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Heat stroke: Prevention, treatment vs body overheating |

Health And Family

Heat stroke: Prevention, treatment vs body overheating

Kristofer Purnell -
Heat stroke: Prevention, treatment vs body overheating
A man pouring himself water
Joven Cagande

MANILA, Philippines — State weather bureau Philippine Atmospheric, Geophysical and Astronomical Services Administration (PAGASA) announced last March 22 the official termination of "Amihan" or the northeast monsoon season, marking the beginning of the warm and dry season in the country.

PAGASA administrator Nathaniel Servando said that the declaration of the "Philippine Summer" was based on the analysis of weather forecast patterns.

Servando added that the effects of El Niño, a climate pattern associated with extreme heat and drought, is also expected to continue, bringing higher temperatures and drier condition in April until May.

As a result, warmer temperatures are expected and PAGASA advised everyone to take precautionary measures to minimize heat stress and optimize the daily use of water for personal and domestic consumption.

Apart from heat stress, another health concern to be wary of because of high temperatures is heat stroke, which may become more common in the coming days if precautions aren't taken.

Basic information

The Mayo Clinic and the United States' Centers for Disease Control and Prevention (CDC) define heat stroke as the result of the body overheating because of prolonged exposure to or physical exertion in high temperatures.

Because the body loses control, body temperature can reach up to 40°C or higher in at least 10 minutes.

Related: PAGASA declares start of warm and dry season

If untreated, heat stroke can damage the brain, muscles, the heart, and kidneys. Further delayed treatment increases the risk of death.

Causes, risks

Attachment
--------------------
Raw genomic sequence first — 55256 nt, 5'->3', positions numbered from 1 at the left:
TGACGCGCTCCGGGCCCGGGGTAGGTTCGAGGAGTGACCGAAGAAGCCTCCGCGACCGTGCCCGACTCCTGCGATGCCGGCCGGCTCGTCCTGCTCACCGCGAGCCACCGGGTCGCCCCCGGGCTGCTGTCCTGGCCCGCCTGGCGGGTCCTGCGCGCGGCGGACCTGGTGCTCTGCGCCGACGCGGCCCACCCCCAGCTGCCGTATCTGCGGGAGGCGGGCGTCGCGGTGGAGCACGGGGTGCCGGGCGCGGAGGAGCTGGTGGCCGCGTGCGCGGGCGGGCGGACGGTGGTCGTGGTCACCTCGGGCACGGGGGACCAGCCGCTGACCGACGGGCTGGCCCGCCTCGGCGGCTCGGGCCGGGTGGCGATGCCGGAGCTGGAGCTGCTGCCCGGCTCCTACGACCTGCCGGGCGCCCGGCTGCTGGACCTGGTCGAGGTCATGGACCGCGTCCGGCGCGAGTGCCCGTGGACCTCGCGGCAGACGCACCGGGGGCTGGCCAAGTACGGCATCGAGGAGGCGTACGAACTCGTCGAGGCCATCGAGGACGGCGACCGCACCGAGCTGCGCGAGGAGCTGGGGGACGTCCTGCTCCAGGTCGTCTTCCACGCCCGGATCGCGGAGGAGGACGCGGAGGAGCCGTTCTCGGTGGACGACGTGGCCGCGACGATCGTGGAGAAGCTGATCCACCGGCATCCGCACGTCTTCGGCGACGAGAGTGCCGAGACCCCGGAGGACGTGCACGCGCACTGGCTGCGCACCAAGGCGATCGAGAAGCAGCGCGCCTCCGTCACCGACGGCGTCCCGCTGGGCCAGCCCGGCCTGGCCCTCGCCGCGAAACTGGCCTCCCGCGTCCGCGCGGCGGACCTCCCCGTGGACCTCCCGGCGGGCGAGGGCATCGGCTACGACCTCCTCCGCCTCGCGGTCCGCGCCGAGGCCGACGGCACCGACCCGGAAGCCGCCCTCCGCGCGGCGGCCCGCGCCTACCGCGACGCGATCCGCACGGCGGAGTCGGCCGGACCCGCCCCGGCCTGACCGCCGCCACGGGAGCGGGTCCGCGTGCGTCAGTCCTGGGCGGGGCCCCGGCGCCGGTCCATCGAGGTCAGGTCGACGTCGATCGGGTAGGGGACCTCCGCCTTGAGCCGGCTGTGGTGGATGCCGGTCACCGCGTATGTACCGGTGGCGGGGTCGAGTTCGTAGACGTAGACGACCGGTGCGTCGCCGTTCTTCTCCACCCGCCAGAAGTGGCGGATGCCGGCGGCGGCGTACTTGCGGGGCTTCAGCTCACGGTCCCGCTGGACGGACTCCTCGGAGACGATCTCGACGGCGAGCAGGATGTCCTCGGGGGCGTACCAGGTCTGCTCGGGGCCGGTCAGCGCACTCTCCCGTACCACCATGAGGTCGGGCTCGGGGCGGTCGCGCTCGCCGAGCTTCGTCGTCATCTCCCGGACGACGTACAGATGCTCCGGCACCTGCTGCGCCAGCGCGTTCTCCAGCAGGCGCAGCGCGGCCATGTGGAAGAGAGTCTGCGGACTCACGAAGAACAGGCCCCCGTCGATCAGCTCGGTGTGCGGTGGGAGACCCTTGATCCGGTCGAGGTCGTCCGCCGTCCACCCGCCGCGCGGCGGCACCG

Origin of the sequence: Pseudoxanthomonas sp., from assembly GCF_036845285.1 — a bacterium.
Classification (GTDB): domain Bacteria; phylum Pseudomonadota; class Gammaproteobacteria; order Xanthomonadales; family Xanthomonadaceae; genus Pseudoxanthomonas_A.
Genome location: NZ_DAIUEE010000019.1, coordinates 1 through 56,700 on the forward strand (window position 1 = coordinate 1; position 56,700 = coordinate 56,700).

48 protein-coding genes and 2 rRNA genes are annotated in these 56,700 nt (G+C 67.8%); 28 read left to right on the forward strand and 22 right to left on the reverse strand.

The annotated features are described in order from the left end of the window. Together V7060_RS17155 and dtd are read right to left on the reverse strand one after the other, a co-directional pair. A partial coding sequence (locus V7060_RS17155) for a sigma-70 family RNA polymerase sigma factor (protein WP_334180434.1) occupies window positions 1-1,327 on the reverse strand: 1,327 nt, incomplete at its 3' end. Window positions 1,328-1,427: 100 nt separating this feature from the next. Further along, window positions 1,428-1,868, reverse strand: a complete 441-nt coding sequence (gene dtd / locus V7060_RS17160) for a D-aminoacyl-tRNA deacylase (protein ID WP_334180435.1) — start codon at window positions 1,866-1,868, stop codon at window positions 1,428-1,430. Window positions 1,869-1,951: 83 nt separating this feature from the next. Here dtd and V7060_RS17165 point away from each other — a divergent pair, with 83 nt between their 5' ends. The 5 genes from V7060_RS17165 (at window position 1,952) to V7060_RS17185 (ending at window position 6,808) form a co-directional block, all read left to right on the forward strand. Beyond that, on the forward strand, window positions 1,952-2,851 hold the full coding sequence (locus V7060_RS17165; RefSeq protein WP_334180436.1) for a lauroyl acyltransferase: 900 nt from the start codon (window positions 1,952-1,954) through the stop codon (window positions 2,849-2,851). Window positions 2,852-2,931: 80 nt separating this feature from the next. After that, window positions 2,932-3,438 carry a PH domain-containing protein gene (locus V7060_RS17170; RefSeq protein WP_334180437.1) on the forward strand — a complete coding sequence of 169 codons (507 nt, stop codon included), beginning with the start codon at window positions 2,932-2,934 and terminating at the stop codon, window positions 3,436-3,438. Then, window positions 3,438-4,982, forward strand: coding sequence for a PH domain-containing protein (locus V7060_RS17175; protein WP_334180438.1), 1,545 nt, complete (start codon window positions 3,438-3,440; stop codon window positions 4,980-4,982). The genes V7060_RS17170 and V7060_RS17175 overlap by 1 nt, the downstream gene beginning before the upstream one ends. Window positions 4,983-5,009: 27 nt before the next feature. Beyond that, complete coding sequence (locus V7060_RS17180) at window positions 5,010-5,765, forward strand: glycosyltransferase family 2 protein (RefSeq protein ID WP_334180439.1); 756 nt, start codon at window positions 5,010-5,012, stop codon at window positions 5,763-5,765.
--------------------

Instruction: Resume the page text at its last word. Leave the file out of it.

Basic causes of heat stroke are prolonged exposure to or physical exertion in high temperatures.

Such conditions can also be amplified by dehydration, wearing too much clothing that prevents sweat from evaporating, and drinking alcohol.

The following increases the risks of suffering a heat stroke:

  • age (younger individuals don't have fully developed nervous systems, older people have deteriorating ones)
  • sudden exposure to hot weather
  • lack of air conditioning
  • certain medications (ex. antidepressants or antipsychotics, diuretics, beta blockers, vasoconstrictors) and stimulants
  • certain health conditions (ex. chronic illnesses, obesity, previous heat stroke experience/s)

Symptoms, immediate treatment

The agencies mentioned and the United Kingdom's National Health Service (NHS) listed the symptoms of a heat stroke, primary among them a high body temperature and hot or dry red skin:

  • altered state or behavior like being confused or slurred speech; more extreme cases would be seizures, delirium, and dropping into a coma
  • nausea and headache
  • rapid and shallow breathing
  • faster heart rate
  • muscle cramps
  • becoming very thirsty

Related: PAGASA: Heat index in 8 areas to reach danger levels

If a person is assumed to be experiencing heat stroke, immediately call for emergency services, and while waiting keep them indoors or in a shaded area, remove excess clothing, and cool them down via cold water for consuming or dousing, ice packs, or wet towels on the head, neck, armpits, and groin area.


The Mayo Clinic, the CDC, and the NHS all agree that heat stroke is predictable, preventable, and can be prepared for especially as the hotter months are rolling in.

Some preventive measures people will be aware of are applying sunscreen with Sun Protection Factor of at least 15 every two hours (more often if one is swimming or sweating) and to drink plenty of fluids.

It is more ideal to wear loose or lightweight clothing as tight and excess outfits won't let the body cool as fast, and do not leave anyone — especially children — in a parked car when the temperatures are warm.

The Mayo Clinic advised to limit time doing activities until one is conditioned to a hotter environment. In the meantime, avoid strenuous activity in such temperatures or simply do activities during cooler parts of the day.

The NHS also said that when indoors, close curtains and windows if it's hotter outside and to turn off electrical equipment and lights that could make the room hotter. — with reports from Rosette Adel

RELATED: What is heat stroke? Prevention, treatment

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